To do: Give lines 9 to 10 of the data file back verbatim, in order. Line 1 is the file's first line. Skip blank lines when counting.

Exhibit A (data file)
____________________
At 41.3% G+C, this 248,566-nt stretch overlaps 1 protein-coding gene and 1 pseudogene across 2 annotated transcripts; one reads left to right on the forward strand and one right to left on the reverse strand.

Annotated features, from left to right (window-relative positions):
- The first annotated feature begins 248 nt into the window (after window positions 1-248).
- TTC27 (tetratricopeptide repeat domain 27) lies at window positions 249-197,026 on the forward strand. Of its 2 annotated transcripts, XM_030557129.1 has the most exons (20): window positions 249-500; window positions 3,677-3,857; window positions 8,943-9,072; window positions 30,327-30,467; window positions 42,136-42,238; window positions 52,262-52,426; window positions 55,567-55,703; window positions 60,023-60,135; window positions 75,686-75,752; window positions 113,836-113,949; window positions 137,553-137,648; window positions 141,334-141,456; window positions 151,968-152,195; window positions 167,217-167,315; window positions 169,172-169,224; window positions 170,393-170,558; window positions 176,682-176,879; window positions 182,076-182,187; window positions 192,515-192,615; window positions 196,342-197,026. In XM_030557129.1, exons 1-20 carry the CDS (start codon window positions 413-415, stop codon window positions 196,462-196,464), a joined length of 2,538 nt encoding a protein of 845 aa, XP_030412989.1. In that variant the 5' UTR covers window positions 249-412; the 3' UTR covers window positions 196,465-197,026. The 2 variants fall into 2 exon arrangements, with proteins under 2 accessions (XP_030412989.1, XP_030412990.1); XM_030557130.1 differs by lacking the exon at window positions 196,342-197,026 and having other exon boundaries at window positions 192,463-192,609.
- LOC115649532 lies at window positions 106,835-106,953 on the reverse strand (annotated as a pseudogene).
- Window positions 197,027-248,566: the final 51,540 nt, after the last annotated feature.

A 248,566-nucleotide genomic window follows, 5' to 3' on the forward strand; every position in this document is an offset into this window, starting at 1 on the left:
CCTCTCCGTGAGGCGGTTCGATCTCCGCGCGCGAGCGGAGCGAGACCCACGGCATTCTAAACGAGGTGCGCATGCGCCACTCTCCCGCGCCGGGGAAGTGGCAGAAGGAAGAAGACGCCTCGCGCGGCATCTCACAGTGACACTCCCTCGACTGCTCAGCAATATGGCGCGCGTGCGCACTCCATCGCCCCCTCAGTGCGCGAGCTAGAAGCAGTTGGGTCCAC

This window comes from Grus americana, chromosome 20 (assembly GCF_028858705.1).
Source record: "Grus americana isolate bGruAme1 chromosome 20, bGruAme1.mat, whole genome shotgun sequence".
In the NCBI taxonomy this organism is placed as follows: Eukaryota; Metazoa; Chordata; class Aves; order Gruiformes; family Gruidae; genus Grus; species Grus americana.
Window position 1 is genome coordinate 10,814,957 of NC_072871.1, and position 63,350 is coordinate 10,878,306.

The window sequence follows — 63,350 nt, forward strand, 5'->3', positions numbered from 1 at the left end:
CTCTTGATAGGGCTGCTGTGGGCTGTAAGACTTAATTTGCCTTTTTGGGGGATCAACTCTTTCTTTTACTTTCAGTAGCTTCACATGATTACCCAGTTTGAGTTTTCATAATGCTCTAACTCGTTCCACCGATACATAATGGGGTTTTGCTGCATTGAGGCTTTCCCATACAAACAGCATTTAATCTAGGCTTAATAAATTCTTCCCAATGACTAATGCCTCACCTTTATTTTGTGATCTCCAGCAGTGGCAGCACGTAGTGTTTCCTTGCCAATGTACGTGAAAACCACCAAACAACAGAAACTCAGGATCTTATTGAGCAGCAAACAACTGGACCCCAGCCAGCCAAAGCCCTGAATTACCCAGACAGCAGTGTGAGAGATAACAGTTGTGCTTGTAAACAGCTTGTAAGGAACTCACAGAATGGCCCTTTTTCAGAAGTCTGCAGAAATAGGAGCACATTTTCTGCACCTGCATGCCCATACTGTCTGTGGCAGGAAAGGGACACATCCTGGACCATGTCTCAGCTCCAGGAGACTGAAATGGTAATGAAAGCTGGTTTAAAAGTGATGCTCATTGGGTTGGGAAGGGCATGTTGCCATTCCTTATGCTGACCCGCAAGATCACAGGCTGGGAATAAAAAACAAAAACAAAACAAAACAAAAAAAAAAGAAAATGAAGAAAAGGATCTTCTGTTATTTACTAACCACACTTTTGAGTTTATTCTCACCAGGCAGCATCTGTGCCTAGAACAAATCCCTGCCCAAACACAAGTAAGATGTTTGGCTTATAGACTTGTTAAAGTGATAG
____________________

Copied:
This window comes from Grus americana, chromosome 20 (assembly GCF_028858705.1).
Source record: "Grus americana isolate bGruAme1 chromosome 20, bGruAme1.mat, whole genome shotgun sequence".